Explained: How are Rajya Sabha MPs elected?

Source: The post is based on the article “Explained: How are Rajya Sabha MPs elected?published in Indian Express on 8th June 2022.

What is the News?

Elections for 57 Rajya Sabha seats across 15 states are slated to be held on June 10 and the results will be announced on the same day. 

What is Rajya Sabha?

The Rajya Sabha or the Upper House of Parliament is modelled after the House of Lords in the United Kingdom. 

The Rajya Sabha currently has 245 members, including 233 elected members and 12 nominated. As per the constitutional limit, the Upper House’s strength cannot exceed 250.

While 233 members are elected from states and Union Territories (UTs), the President of India nominates the remaining 12 from the fields of art, literature, science and social services. 

The Vice-President is the chairperson of the Rajya Sabha.

How are Rajya Sabha MPs elected?

Rajya Sabha MPs are elected by MLAs through an indirect election. Article 80(4) provides that members shall be elected by the elected members of state Assemblies through a system of proportional representation by means of a single transferable vote.

The Fourth Schedule to the Constitution provides for the allocation of Rajya Sabha seats to the states and Union Territories on the basis of the population of each state.

Elections are held where there are more candidates than vacancies; otherwise, candidates are elected unopposed.

Why don’t the Rajya Sabha polls have a secret ballot?

The Rajya Sabha polls have a system of open ballots, but it is a limited form of openness.

As a measure to check rampant cross-voting, there is a system of each party MLA showing his or her marked ballots to the party’s authorized agent (called Whip), before they are put into the ballot box.

Showing a marked ballot to anyone other than one’s own party’s authorized agent will render the vote invalid. Not showing the ballot to the authorized agent will also mean that the vote cannot be counted.

And independent candidates are barred from showing their ballots to anyone.

Is there a NOTA option in voting in Rajya Sabha?

The ECI issued two circulars in 2014 and in 2015 giving Rajya Sabha members the option to press the NOTA button in the Upper House polls.

However, in 2018, the Supreme Court struck down the provision, holding that the ‘none of the above’ option is only for general elections. It cannot be applied to indirect elections based on proportional representation.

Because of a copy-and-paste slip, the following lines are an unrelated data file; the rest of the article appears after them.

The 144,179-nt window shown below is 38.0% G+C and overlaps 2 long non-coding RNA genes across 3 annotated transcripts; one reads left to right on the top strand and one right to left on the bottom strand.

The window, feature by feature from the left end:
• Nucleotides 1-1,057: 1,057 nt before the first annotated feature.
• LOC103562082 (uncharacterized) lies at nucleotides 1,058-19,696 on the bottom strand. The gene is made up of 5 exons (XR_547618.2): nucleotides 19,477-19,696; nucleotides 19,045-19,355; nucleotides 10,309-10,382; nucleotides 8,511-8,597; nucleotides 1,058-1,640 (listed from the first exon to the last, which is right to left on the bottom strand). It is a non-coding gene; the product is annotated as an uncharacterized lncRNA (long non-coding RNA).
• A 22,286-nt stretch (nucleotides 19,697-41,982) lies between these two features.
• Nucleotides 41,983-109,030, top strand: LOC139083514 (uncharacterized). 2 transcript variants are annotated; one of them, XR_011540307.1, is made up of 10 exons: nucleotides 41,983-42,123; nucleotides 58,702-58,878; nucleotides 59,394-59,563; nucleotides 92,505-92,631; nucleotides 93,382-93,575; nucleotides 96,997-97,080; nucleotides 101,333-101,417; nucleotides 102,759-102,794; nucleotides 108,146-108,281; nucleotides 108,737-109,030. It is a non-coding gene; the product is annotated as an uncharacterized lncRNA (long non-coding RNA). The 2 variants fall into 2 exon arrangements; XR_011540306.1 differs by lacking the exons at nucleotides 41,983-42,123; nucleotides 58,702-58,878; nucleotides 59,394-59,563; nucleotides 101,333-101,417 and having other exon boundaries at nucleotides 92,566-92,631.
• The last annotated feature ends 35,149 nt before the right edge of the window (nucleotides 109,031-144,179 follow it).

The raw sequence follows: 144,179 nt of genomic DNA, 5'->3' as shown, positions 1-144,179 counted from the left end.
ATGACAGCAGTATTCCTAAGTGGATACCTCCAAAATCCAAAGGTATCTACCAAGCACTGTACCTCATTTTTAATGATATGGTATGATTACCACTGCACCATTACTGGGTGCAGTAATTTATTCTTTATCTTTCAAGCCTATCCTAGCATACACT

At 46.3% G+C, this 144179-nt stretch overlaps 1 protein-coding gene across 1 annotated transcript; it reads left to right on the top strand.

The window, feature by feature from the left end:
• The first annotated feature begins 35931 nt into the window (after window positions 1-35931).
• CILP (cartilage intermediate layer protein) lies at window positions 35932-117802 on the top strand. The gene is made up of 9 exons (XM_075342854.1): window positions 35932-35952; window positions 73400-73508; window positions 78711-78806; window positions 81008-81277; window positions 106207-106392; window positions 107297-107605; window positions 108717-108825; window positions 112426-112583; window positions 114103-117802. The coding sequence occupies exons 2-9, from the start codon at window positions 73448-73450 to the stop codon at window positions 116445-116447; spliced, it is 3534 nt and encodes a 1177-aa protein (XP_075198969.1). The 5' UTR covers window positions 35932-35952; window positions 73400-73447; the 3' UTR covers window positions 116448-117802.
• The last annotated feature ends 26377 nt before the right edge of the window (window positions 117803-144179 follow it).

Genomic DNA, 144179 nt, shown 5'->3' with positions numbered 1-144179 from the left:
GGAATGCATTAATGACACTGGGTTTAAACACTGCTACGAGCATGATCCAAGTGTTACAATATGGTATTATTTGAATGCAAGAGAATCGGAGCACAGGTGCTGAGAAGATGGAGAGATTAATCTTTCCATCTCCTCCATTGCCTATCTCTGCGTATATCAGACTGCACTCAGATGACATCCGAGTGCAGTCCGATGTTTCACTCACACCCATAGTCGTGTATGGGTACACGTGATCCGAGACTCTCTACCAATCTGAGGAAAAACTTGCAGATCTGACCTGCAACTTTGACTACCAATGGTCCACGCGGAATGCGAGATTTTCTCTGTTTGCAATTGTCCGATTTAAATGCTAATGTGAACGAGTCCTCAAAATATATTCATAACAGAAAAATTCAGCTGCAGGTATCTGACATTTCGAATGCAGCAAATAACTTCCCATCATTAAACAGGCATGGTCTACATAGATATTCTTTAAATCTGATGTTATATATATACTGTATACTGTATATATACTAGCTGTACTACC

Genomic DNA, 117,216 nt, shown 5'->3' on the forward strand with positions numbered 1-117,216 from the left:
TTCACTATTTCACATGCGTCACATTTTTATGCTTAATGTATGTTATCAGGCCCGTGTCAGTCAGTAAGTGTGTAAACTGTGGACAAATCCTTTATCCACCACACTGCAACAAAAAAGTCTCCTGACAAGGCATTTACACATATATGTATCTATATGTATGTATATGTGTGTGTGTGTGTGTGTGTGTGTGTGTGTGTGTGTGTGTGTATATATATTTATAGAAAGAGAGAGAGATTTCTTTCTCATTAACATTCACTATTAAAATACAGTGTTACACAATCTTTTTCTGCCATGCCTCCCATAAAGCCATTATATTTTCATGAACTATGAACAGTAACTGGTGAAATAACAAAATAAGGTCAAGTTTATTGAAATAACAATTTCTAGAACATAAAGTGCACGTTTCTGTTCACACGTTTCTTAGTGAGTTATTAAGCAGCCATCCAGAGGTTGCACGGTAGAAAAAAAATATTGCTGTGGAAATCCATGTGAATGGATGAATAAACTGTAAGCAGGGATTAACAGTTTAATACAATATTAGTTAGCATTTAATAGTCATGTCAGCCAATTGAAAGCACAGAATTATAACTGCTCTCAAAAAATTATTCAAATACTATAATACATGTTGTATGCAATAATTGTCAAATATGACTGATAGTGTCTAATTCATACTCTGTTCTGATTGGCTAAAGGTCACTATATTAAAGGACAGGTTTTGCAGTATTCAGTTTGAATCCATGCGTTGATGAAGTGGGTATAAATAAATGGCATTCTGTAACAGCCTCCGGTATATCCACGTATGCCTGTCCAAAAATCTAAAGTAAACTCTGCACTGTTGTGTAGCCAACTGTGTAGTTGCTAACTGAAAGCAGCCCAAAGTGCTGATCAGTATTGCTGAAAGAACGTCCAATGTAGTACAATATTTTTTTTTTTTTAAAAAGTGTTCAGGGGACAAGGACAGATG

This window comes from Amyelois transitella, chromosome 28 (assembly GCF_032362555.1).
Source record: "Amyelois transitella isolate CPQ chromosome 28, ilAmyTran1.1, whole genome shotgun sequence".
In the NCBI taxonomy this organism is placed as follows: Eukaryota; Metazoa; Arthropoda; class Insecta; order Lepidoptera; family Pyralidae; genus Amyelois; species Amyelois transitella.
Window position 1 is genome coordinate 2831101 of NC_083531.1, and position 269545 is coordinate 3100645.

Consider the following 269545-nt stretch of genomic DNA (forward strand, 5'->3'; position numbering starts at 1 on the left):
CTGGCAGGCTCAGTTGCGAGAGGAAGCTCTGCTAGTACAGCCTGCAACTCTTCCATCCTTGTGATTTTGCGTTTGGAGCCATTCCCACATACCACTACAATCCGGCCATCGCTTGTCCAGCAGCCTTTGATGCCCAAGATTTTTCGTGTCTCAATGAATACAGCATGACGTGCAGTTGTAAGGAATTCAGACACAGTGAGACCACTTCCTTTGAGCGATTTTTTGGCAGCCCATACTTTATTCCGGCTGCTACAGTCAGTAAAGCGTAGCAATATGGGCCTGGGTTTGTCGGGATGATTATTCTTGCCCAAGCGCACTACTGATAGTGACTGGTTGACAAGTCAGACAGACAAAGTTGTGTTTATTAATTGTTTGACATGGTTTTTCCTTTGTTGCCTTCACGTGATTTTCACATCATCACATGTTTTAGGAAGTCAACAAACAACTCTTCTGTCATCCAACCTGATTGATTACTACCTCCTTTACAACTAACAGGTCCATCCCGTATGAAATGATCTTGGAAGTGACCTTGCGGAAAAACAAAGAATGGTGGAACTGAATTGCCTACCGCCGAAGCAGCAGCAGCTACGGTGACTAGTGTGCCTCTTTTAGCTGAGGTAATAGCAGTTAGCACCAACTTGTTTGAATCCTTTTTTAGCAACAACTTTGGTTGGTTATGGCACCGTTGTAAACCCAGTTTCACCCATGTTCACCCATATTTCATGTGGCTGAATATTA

Does cross-voting attract disqualification?

The Supreme Court, while declining to interfere with the open ballot system, ruled that not voting for the party candidate will not attract disqualification under the anti-defection law.

As voters, MLAs retain their freedom to vote for a candidate of their choice.

However, the Court observed that since the party would know who voted against its own candidate, it is free to take disciplinary action against the legislator concerned.

Can a legislator vote without taking an oath as a member of the Assembly?

While taking an oath as a member is for anyone to function as a legislator, the Supreme Court has ruled that a member can vote in a Rajya Sabha election even before taking an oath as a legislator. 

It ruled that voting at the Rajya Sabha polls, being a non-legislative activity, can be performed without taking an oath. 

A person becomes a member as soon as the list of elected members is notified by the ECI. Further, a member can also propose a candidate before taking an oath.


Kolkata, centuries before Job Charnock: What newly excavated finds tell us

Source: The post is based on the article “Kolkata, centuries before Job Charnock: What newly excavated finds tell us” published in Indian Express on 8th June 2022.

What is the News?

Recent excavations by the Kolkata Circle of the Archaeological Survey of India(ASI) at a mound outside the Robert Clive House in Dum Dum have revealed evidence of settlements in Kolkata that can be almost 2,000 years old. 

These findings provided further evidence of human habitation in Kolkata from centuries before the time British administrator Job Charnock was said to have founded the city.